Much of the bad-ass suspension present on the BimmerWorld racecar, like the Moton four-way adjustable Clubsport spring-and-damper assemblies, is designed to work with a racecar chassis. That is, your street car has enough chassis flex that it's often tough to tell the difference between a good suspension and an extremely high-end variant, even in lap times. Feel free to try and make your chassis this stiff, though--BimmerWorld estimates about 450 hours of metal work and fabrication per car, and about 200 more building the subassemblies and putting everything back together. Even if you've pulled it off--"Race parts are meant to be strong and durable, but not always to have a long lifespan," Clay says. "We typically spend about 10 hours per car inspecting and replacing parts after each race weekend." That's after three hours of running.
It's an easy mistake to make. After all, the fastest variant of your car is invariably a racecar. Since you want your car to go as fast as possible, common sense dictates emulation. But the fact is that the parts that make cars go fast on the track aren't the same as those required to make your car fast on the street. And more importantly, as tough as race parts are, they're designed to stand up to a certain type of rigorous treatment--the kind that doesn't involve potholes, rain and snow, and soccer moms.
In some cases, race parts do work on street cars, but as Clay points out, the benefit is usually not worth the cost. Take the giant Performance Friction brake setup on the BimmerWorld 325. Just about any street car can benefit from four-piston calipers all around and floating rotors up front, but it's the brakes' ability to radiate the massive amounts of heat generated throughout the course of a race that makes them really worth the money. And as with the tires, you're not going to want to use racing brake pads on the street, because they'd simply never reach operating temperature.
According to Clay, the 2008-spec BimmerWorld cars cost about $240,000 to build, and there are now 14 people on the team, which campaigns three cars at around a million bucks a season. In a given season, the team can paint and replace as many as 30 sets of fenders. Typical damage costs range between $30,000 and $40,000, but are sometimes much higher. But the cost is finally paying off--Bimmerworld had its first World Challenge win at Road America just last year.
So before you find yourself with an empty wallet, sitting in traffic, and attempting to slip that three-puck race clutch without kicking and bucking like a rodeo bull, realize that you spend a hell of a lot more time on the street than you do on the track. And you don't have to wait until you send a race shock flying through its shock tower to admit to yourself that you've been a bit... ignorant when hooking up your ride.
Heim-joint suspension components
Prepare to shake those fake "M" badges right off the trunk lid. Heim joints work great on racecars for two simple reasons-- there's no consideration for noise, vibration and harshness, all of which are extreme, and they can be replaced every 10,000 miles on a racing budget.
Carbon body parts
Carbon-fiber body parts for street aren't usually the dry carbon weave you'll find on racecars. They're usually wet carbon, and typically consist of a layer or two of weave over a fiberglass body. In addition to not being particularly strong, they're not particularly light. Not to mention you'll be replacing your carefully designed crumple-zone hood with a sliding decapitator. Your door beams designed to protect you from side impacts, but you'll need to remove those to install carbon-fiber doors, and since you shouldn't have a rollcage (see "Rollcage"), you're now a sitting duck. Finally, these parts don't fit well, and they allow enough road noise into the cabin that you won't be able to hear yourself think.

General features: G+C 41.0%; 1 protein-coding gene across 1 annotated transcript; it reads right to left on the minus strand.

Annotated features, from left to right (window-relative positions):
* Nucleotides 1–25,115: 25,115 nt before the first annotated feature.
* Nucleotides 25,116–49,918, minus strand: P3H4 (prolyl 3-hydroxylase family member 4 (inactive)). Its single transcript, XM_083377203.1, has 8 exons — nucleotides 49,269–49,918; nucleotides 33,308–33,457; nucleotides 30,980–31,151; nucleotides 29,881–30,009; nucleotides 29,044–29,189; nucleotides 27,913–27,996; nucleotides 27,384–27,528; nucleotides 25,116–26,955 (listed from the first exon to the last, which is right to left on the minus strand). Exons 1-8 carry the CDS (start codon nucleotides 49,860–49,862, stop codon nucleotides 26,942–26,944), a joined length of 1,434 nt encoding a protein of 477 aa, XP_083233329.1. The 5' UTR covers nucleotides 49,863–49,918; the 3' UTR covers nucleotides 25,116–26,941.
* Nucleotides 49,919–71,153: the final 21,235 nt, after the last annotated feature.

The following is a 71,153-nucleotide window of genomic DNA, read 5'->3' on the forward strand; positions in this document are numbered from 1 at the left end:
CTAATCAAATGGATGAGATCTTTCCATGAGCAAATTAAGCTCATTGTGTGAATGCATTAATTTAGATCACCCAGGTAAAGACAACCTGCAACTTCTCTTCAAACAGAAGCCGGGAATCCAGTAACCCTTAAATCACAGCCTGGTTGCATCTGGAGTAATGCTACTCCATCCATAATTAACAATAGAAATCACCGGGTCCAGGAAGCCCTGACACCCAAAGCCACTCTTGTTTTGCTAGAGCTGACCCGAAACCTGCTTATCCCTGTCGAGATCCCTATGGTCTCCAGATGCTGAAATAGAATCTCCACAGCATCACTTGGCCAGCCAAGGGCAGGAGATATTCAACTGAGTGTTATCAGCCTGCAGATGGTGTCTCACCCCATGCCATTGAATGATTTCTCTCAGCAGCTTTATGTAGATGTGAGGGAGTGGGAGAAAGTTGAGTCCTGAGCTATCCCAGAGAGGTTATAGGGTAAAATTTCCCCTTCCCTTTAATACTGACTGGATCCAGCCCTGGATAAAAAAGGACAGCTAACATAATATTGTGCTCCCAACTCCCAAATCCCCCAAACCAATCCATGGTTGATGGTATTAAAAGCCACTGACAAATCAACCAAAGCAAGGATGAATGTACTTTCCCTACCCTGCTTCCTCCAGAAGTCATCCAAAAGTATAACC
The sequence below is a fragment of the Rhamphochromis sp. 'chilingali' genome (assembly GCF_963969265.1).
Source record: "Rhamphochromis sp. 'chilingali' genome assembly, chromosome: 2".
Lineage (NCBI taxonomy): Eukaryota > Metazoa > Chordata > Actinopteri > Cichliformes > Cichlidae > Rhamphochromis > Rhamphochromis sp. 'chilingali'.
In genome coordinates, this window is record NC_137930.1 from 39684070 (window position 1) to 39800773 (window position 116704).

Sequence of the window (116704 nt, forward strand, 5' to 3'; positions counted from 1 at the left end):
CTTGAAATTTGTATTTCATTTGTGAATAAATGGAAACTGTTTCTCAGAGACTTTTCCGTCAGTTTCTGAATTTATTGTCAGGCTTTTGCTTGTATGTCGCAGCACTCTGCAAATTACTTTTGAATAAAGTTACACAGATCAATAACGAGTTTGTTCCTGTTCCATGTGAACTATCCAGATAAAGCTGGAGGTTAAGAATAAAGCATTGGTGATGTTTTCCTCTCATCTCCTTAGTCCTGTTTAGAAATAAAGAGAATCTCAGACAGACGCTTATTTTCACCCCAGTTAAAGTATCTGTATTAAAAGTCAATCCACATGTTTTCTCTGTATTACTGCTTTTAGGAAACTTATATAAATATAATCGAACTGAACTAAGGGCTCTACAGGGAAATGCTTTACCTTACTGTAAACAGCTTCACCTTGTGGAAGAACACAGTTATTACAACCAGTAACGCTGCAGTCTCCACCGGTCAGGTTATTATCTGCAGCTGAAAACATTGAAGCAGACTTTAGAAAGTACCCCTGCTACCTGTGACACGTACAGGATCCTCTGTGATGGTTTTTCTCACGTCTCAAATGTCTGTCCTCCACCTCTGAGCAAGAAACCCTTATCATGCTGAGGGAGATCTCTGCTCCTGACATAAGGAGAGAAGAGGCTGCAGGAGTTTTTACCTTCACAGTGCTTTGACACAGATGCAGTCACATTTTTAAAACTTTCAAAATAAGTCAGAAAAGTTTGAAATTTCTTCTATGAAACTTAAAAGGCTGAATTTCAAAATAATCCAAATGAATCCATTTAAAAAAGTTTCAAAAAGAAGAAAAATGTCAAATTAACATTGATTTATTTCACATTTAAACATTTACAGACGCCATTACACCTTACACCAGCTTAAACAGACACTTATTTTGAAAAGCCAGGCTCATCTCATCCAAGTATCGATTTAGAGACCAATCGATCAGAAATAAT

The tiny 2.5-liter engine sitting in the bay of this E90 rips out an astonishing 290+ hp at more than 8300 rpm, but tight tolerances required to create this kind of oomph mean a rebuild every 25 hours at $10,000 each. But the real kicker is the amount of tuning required to make it run right, not to mention the custom wiring and the fully programmable $13,000 MOTEC M800 Pro and MOTEC ADL-2 datalogging system.
That sweet Toora steering wheel definitely adds to the driving experience. Just one thing: It comes at the price of your airbags. The Racetech seats are top-notch for racing, hence the name, but they check in at the cost of comfort, and worse yet, your blind spots, which probably won't pay off on the highway.
Xtrac sequential six-speed. This is as fast as you're going to get if you still want to move your right arm. And if you thought those carbon-fiber doors were making things noisy in the cockpit...
Actually illegal in most states, a side-exit exhaust (located on the opposite side in this case) is a great way to get rid of that unwanted leg hair and exfoliate your skin. If you're a good fabricator you can build a relatively quiet system, but where's the fun in that?
You'd love the added stiffness, but unless you plan on wearing a helmet every day, putting a rollcage in a street car is a fool's gambit. One good knock in traffic could send your skull into a bar and--poof!--you're a goner.
As we all know, downforce plays a critical role in keeping a racecar planted in high-speed corners, and it works great in this application because of the heavy-duty spring rates. Since there's no way you can run racing spring rates on the street, the massive downforce created by a wing like this would serve largely to push the back of your car into the asphalt. But no worries; you won't be cornering fast enough to notice a difference anyway.
Tires make the single biggest difference in the handling department. But while it's perfectly reasonable for the BimmerWorld 325 to polish off three sets of sticky Toyo R888 rubber per weekend (at $800 a set), your street car will need to compromise, like with a set of Michelin Pilot Sport 2s, which have more than twice the treadwear. You won't have quite the same ultimate grip, but street driving is about having fun, not setting lap times. Incidentally, race tires can quickly overwhelm even the best street suspension setup anyway.